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The Dharma Bums by Jack Kerouac
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Jun 05, 07

bookshelves: religion-slash-spiritual
Read in May, 2007

A good read, although I did find it to be a bit pretentious and hypocritical, at least on the part of the main character (whom I can only assume is an extension of the author). While I do appreciate the struggle towards enlightenment, I feel that there are two problems with the book.

Firstly, the main character's attitude towards Christianity is the same attitude he receives from others about his Buddhism, yet he does not see the parallel, and does not see his own closed-minded nature reflected in others. The other problem with the book is that it ends right before it can really get going, right before the interesting bit. So he feels he has achieved some truth, some higher plane. Now what? His sojourn in the mountains will end, and he will return to normal society. How does this light he touched carry with him back into society? Or is he no better than any of us for whom enlightenment is just a weekend retreat?

Overall a good read, but not the best of what I've read from him. It meanders a bit and gets slow at parts, but Kerouac has a sharp writing style which never fails to please.
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message 1: by Jamie (last edited Aug 16, 2009 04:20PM) (new) - rated it 4 stars

Jamie Ward "The other problem with the book is that it ends right before it can really get going, right before the interesting bit. So he feels he has achieved some truth, some higher plane. Now what?"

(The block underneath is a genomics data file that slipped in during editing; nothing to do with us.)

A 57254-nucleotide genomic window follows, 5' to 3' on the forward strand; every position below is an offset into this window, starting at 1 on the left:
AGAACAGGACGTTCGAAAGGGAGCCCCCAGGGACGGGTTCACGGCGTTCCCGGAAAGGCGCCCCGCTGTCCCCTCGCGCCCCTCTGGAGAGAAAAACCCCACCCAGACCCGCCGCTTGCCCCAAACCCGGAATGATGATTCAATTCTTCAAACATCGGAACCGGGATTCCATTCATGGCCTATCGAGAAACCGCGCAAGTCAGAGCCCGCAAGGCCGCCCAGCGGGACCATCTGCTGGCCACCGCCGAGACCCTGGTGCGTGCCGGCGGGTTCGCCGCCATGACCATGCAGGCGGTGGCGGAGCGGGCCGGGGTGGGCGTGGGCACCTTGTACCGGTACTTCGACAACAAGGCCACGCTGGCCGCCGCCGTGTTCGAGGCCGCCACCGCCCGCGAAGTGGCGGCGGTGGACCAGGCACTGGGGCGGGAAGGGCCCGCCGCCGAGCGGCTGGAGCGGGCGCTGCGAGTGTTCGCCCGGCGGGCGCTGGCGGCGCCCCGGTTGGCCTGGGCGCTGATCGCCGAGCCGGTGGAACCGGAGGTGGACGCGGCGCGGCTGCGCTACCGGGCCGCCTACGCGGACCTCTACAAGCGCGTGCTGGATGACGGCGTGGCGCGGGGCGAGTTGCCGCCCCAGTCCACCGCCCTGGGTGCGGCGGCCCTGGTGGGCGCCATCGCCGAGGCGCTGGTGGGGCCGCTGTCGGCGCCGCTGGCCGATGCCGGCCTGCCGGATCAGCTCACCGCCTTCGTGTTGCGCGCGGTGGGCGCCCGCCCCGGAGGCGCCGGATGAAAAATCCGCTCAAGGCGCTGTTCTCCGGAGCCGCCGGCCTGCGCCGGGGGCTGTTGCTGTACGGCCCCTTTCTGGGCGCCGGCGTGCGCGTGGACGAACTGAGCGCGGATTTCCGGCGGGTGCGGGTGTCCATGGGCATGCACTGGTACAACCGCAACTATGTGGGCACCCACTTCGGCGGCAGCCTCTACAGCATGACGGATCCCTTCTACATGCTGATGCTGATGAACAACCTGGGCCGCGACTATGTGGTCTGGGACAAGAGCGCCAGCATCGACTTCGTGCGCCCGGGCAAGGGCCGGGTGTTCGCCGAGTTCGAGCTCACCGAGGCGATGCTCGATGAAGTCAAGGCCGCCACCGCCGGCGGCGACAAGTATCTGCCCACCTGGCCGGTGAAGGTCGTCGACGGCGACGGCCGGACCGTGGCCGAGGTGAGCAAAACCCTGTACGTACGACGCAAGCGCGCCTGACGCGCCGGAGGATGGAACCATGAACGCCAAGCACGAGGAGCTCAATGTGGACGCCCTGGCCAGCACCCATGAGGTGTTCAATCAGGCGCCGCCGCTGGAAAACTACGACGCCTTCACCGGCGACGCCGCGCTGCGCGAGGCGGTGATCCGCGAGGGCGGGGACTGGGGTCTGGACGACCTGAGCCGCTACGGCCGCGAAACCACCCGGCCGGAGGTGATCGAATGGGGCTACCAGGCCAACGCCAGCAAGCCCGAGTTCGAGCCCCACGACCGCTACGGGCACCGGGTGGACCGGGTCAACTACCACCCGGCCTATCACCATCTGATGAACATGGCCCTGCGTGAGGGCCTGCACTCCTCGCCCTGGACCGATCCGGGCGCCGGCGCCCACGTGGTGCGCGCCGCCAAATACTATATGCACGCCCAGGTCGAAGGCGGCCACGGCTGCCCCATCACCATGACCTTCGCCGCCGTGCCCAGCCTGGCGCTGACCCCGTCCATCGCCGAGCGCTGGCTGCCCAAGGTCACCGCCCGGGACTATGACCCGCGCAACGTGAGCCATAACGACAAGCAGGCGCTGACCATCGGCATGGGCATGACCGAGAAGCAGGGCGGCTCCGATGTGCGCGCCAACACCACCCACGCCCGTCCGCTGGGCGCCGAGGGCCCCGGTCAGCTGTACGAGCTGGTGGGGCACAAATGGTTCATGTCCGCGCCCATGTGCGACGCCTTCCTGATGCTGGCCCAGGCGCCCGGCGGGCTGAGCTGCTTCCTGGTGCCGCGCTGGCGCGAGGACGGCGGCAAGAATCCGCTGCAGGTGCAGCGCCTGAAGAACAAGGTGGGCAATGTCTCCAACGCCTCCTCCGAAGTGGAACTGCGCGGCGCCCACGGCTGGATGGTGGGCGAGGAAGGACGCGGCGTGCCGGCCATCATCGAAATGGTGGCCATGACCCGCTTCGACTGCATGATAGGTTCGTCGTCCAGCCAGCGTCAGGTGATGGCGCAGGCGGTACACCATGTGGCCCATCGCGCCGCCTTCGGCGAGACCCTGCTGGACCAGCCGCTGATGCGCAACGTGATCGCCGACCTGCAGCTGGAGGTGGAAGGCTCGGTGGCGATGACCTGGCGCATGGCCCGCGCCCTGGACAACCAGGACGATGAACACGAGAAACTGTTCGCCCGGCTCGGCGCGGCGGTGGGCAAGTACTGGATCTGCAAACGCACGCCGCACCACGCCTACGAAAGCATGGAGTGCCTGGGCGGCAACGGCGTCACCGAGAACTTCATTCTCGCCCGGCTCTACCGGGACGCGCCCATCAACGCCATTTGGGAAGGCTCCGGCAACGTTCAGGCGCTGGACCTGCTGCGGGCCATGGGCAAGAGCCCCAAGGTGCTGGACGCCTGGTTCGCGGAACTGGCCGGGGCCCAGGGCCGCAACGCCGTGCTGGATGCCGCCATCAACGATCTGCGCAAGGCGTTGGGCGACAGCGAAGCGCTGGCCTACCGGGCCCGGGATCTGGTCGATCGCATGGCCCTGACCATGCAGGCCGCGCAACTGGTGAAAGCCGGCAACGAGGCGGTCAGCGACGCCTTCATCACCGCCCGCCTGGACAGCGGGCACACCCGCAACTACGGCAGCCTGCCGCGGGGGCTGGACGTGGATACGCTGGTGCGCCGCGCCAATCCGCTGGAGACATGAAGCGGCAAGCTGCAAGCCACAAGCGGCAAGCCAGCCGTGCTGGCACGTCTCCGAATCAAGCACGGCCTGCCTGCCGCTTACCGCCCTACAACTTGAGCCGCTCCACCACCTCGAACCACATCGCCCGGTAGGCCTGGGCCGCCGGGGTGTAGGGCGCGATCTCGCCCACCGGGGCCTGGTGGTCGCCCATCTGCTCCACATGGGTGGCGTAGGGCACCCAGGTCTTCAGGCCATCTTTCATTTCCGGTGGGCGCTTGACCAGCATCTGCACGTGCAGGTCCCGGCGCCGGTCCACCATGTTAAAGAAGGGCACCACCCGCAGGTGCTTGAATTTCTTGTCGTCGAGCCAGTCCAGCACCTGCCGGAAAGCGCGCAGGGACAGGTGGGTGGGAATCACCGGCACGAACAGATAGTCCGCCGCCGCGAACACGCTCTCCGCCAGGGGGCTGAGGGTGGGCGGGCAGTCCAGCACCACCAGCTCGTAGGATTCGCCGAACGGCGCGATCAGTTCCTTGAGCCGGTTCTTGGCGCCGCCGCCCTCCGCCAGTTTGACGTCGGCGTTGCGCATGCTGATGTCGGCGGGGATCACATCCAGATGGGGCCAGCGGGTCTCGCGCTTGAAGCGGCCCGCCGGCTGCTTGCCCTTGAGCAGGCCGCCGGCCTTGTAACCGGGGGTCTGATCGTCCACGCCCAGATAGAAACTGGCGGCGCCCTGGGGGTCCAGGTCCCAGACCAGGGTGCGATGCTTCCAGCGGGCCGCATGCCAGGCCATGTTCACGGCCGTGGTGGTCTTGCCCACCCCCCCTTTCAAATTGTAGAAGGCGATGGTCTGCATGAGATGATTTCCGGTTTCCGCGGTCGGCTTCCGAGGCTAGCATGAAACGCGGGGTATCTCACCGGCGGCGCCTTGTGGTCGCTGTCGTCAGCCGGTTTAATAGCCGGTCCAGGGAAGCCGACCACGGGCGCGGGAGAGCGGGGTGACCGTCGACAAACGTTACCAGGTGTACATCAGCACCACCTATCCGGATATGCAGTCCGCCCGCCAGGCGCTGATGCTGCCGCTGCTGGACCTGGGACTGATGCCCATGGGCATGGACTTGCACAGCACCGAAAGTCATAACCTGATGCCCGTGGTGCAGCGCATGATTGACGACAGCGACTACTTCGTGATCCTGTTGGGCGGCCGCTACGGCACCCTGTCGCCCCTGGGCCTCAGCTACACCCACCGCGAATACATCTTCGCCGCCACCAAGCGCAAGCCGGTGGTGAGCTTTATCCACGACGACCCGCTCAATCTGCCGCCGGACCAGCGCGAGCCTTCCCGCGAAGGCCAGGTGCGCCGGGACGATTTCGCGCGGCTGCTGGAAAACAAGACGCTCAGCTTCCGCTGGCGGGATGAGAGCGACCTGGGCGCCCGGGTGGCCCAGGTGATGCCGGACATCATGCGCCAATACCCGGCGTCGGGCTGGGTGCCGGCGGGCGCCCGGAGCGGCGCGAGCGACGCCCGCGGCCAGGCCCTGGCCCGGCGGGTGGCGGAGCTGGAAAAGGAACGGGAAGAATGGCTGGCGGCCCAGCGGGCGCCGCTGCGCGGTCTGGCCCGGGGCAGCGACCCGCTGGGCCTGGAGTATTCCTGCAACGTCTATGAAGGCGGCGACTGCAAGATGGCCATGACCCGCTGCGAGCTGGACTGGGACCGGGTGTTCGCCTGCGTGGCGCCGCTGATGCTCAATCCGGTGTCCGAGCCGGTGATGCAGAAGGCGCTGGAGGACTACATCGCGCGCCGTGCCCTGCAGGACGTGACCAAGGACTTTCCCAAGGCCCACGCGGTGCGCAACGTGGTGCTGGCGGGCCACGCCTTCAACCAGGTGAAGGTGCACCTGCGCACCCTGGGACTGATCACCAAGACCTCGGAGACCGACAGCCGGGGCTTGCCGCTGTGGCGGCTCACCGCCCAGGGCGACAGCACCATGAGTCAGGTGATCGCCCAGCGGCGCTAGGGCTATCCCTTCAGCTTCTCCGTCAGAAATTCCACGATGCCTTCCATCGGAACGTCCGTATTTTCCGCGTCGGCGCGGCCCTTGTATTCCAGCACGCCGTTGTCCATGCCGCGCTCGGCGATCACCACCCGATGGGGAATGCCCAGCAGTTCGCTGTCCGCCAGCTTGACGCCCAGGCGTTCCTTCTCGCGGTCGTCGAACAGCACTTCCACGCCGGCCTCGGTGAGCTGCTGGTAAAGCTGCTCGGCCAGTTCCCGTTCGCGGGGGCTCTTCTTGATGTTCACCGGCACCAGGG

*****

An excerpt from the book, chapter 25:

It was an ancient Chinese cartoon showing first a young boy going out into the wilderness with a small staff and pack, like an American Nat Wills tramp of 1905, and in later panels he discovers an ox, tries to tame it, tries to ride it, finally does tame it and ride it but then abandons the ox and just sits in the moonlight meditating, finally you see him coming down from the mountain of enlightenment and then the next panel shows nothing at all, followed by a panel showing blossoms in a tree, then the last picture you see the young boy is a big fat old laughing wizard with a huge bag on his back and he's going into the city to get drunk with the butchers, enlightened, and another new young boy is going up to the mountain with a little pack and staff.

*****

The Banana Sermon!

Hope that clears it up a little. And yes, Ray is an extension of Kerouac himself, as are all the characters in the book extensions of his real life friends and their experiences.


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